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at your door like a sheriff's post"), and be the supporter
Oli. What kind of man is he?
Mal. Of very ill manner; he'll speak with you,
Oli. Of what personage, and years, is he?
Nal. Not yet old enough for a man, nor young
Oli. Let him approach : Call in my gentlewoman.
Oli. Give me my veil : come, throw it o'er my face;
house, for I never saw her: I would be loth to cast away my speech; for, besides that it is excellently well penn'd, I have taken great pains to con it. Good beauties, let me sustain no scorn; I am very comptible, even to the least sinister usage.
Oli. Whence came you, sir ?
Vio. I can say little more than I have studied, and that question's out of my part. Good gentle one, give me modest assurance, if you be the lady of the house, that I may proceed in my speech.
Oli. Are you a comedian ?
Vio. No, my profound heart: and yet, by the very fangs of malice, I swear, I am not that I play. Are you the lady of the house?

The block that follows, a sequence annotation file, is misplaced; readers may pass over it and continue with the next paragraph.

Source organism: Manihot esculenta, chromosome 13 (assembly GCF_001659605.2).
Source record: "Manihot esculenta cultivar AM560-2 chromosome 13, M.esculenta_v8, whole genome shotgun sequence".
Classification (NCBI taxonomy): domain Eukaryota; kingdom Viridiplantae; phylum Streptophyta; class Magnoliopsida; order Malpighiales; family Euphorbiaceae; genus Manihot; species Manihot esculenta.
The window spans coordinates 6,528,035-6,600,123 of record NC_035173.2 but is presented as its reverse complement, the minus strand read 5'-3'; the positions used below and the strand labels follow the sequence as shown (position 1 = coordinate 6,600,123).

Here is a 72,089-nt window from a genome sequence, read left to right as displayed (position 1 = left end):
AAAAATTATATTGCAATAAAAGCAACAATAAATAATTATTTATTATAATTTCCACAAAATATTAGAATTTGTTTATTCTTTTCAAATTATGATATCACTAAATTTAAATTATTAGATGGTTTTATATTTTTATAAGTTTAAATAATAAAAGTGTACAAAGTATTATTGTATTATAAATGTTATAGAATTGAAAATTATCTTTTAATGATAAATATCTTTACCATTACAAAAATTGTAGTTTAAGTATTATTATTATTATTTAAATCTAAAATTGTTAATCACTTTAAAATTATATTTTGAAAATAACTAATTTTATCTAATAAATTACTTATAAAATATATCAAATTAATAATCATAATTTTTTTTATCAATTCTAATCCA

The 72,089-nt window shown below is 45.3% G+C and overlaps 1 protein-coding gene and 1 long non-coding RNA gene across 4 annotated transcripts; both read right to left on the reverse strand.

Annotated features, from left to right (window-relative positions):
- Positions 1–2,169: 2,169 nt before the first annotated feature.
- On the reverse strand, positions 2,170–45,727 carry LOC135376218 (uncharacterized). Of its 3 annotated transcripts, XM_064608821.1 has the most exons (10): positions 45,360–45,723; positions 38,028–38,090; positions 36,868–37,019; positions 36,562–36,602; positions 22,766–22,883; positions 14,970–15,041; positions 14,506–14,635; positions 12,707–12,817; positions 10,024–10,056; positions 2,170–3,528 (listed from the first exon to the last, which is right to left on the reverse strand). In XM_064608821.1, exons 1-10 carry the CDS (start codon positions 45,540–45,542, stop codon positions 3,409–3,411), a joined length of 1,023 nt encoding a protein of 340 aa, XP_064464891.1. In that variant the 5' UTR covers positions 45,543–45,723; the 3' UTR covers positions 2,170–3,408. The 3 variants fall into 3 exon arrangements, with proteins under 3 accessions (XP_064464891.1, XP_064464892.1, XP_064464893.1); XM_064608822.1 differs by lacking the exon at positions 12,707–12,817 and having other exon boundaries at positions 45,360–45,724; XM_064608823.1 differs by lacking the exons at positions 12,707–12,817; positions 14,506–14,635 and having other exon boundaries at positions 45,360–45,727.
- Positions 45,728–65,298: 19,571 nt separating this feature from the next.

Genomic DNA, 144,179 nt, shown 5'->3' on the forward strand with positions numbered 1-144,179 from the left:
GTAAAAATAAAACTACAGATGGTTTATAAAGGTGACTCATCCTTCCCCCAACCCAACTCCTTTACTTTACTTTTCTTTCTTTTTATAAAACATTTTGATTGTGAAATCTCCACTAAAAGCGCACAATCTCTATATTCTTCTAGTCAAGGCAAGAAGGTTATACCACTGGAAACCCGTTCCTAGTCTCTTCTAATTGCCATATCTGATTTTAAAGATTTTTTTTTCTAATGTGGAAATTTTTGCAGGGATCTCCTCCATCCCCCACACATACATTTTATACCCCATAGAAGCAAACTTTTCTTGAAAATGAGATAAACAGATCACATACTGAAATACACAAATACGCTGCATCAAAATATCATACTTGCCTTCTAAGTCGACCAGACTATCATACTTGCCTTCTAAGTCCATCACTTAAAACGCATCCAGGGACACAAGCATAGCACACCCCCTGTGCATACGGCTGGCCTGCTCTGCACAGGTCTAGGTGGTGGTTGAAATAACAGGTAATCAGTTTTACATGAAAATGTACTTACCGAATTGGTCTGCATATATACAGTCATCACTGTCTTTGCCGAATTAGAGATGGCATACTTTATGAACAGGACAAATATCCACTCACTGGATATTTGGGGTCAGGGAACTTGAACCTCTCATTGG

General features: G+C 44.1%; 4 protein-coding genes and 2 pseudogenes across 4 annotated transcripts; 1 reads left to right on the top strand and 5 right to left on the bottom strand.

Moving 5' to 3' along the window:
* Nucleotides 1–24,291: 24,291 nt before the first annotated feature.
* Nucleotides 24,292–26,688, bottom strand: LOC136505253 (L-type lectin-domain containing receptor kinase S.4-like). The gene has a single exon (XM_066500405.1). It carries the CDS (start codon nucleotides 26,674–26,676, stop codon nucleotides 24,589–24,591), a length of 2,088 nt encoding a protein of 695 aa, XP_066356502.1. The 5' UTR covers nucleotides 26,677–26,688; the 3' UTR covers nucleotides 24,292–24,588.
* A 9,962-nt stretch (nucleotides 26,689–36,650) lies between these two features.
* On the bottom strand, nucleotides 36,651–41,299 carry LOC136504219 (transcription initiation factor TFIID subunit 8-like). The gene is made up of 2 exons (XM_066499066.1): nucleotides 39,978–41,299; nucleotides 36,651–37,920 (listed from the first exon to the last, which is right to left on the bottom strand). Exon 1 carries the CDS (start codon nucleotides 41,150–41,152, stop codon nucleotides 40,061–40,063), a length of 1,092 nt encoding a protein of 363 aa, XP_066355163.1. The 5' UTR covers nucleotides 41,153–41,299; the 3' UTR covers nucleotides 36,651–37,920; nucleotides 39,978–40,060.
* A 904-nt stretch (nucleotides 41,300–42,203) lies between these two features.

Oli. If I do not usurp myself, I am.
Vio. Most certain, if you are she, you do usurp yourself; for what is yours to bestow, is not yours to reserve. But this is from my commission: I will on with my speech in your praise, and then shew you the heart of my message.
Oli. Come to what is important in't: I forgive you the praise.
Vio. Alas, I took great pains to study it, and 'tis poetical.
Oli. It is the more like to be feign'd; I pray you, keep it in. I heard, you were saucy at my gates ; and allow'd your approach, rather to wonder at you than to hear you. If you be not mad, be gone; if you have reason, be brief : 'tis not that time of moon with me, to make one in so skipping a dialogue,
Mar. Will you hoist sail, sir ? here lies your way.
Vio. No, good swabber; I am to hull here a little longer.- Some mollification for your giant, sweet lady.
Oli. Tell me your mind.
Oli. Sure, you have some hideous matter to deliver, when the courtesy of it is so fearful. Speak your office.
Vio. It alone concerns your ear. I bring no overture of war, no taxation of homage; I hold the olive in
hand : : my words are as full of peace as matter.
Oli. Yet you began rudely. What are you? what would you ?
Vio. The rudeness, that hath appear'd in me, have I learn'd from my entertainment. What I am, and what I would, are as secret as maidenhead: to your ears, divinity ; to any other's, prophanation.
Oli. Give us the place alone : we will hear this divinity. [Exit MARIA.] Now, sir, what is your text?
Vio. Most sweet lady,
Oli. A comfortable doctrine, and much may be said of it. Where lies your text ?
Vio. In Orsino's bosom.
Vio. To answer by the method, in the first of his heart.